history, landscape, Shropshire, Stone

Mitchell’s Fold

the ancient stone circle at Mitchell's Fold with Corndon Hill behind in the distance
Mitchell’s Fold with Corndon Hill behind

No-one knows who they were or what they were doing, but their legacy remains…

There are only two neolithic stone circles remaining in Shropshire, and by far the best is Mitchell’s Fold.  (The other is the nearby Hoarstones)

It’s not like Stonehenge, it doesn’t have the enormous and technologically impressive trilithons,  and it’s not like the village encircling stones at Avebury – it’s a lot smaller (about 25m across), and the stones aren’t nearly as impressive.

The circle dates from about 4000 years ago, and sits 330m above sea level, with some great views.  Some of the stones are 6ft tall, most a lot shorter. Some have fallen over.  About half of them are missing.  One seems to be buried in the centre of the circle (and is a petrified witch, if you believe the rather fanciful local legends).

No-one has any solid idea what it was for, only guesses.

I’ve been meaning to visit for over a year now, but always things get in the way. Mostly weather.  I’ve been trying to interest friends into coming along, and this week the stars aligned and I had both beautiful weather and (beautiful) friends.

It got off to a bad start when the sat-nav insisted we travel most of the way down single-width country lanes – dodging the many and seemingly suicidal baby pheasant – when there was a perfectly good A-road to take us 95% of the way.   When we finally got out of the car we decided to take a shortcut that involved hacking through head-high bracken straight up a steep hill,  although we eventually realised the shortcut took four times as long as the route would have taken otherwise.  We’d have been faster without 3 children and 2 dogs. It got a bit chaotic.

When we finally got to Mitchell’s Fold, we found a small herd of cows grazing between the stones, and in some cases using them as scratching posts.

We ate our picnic, then spent the afternoon up there chatting and throwing balls for the dogs. We’ll definitely be going back.

 

 

Camera, landscape, Photography, Shropshire, Stone, trees

Expired Film, Lomo LC-A

Quantum Leap Sculpture
Quantum Leap Sculpture

I’ve discovered that some of my rolls of film are waaayy past their use-by date, sometimes by ten years or so.  So now my project this year is to use all the really old films before they’re unusable. They are mostly B&W, although there is some colour slide film.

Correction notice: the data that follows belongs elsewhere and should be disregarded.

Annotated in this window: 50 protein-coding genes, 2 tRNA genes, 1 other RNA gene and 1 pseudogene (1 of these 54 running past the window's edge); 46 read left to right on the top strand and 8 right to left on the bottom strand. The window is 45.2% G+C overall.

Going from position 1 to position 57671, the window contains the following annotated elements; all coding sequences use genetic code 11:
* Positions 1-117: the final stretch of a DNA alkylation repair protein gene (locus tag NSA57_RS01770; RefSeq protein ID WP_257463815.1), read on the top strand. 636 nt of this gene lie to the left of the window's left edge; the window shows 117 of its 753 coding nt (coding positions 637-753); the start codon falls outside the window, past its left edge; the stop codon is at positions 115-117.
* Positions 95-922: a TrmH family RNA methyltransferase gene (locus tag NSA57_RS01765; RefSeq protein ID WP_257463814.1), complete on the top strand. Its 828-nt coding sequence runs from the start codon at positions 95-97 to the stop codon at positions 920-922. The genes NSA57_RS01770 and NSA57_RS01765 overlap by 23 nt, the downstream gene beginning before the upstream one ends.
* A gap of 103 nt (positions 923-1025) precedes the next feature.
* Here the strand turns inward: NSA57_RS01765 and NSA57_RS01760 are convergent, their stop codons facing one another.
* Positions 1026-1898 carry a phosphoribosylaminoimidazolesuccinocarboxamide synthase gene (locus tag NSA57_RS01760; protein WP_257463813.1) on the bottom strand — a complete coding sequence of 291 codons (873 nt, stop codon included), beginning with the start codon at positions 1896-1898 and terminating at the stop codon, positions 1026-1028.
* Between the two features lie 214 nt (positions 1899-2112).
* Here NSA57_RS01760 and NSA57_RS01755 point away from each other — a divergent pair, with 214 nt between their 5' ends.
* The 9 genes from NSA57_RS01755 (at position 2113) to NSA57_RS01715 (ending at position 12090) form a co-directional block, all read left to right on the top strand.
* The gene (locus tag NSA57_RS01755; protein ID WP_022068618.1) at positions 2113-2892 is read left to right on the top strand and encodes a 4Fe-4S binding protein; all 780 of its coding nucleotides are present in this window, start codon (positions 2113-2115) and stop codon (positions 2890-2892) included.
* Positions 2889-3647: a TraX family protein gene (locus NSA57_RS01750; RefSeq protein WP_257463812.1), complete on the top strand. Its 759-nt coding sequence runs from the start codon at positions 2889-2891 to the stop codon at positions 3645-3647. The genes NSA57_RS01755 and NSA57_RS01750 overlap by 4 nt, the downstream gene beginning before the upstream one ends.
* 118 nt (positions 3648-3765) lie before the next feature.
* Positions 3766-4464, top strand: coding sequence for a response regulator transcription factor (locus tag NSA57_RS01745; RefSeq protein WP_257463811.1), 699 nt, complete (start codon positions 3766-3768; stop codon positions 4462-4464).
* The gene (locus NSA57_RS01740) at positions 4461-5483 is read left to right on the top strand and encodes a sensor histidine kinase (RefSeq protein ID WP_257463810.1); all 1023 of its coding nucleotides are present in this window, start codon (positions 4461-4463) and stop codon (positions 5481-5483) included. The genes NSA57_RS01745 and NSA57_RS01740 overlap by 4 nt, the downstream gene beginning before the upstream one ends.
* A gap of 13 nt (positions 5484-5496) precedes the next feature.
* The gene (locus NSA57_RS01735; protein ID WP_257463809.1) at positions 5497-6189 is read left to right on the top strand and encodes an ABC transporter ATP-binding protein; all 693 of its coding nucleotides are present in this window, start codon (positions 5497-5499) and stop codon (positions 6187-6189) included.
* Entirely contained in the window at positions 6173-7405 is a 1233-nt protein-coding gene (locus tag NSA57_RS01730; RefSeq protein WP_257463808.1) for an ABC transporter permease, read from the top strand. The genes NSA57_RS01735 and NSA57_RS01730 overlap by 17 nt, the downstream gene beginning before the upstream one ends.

The roll of Agfa APX100 here should have been used by November 2010.

Some film forums advise shooting expired black and white film as if it were half the advertised speed to compensate for the changed film chemistry.  I recently shot some seriously expired Fuji Neopan and found them to be too dark, so this makes sense.   As it turns out these shots mostly came out too bright! Luckily film is fairly forgiving.

The main problem was half of the film being blank – the batteries were failing, so about every other shot the camera’s shutter didn’t open (I didn’t discover this until I got the developed negatives back).  Some of the shots look a little soft, that’s a ‘feature’ of the lens on the Lomo LC-A.

Here then are a few shots of Shrewsbury.

Camera, Nature, Photography, Shropshire, Stone

Stiperstones Film (Finally)

I finally finished the films I shot up the Stiperstones just before Christmas, and just got the developed negatives back. It didn’t take too long to scan them in, as there are only 8 shots per roll when you shoot with 120 film.

The 1st roll was the slowest film I’ve ever shot with – Ilford PanF 50 – and I think that’s why the roll didn’t come out so well – the shutter speed was so slow that the slight wobble of me trying to hold it steady in a strong (and freezing cold) wind created the slight blur, and lost me a lot of detail, and so I only got  a few usable photos.  I’m annoyed, because the most blurry photo (which I’ve included below) would have made the best shot otherwise. Grrr. Next time with this film I’m using a tripod.

Luckily, the 2nd film came out mostly ok. There are a couple of shots I took around town just to finish off the film, I’ll post them separately, in case I confuse anyone and give them the impression there is a river up there on the top of the Shropshire hills.

 

In case this sort of thing interests you, the camera was a 1946 Voigtlander Bessa and the films I used were Ilford PanF 50 and Fomapan 100.

landscape, Nature, Photography, Shropshire, Stone, Voigtlander

Stiperstones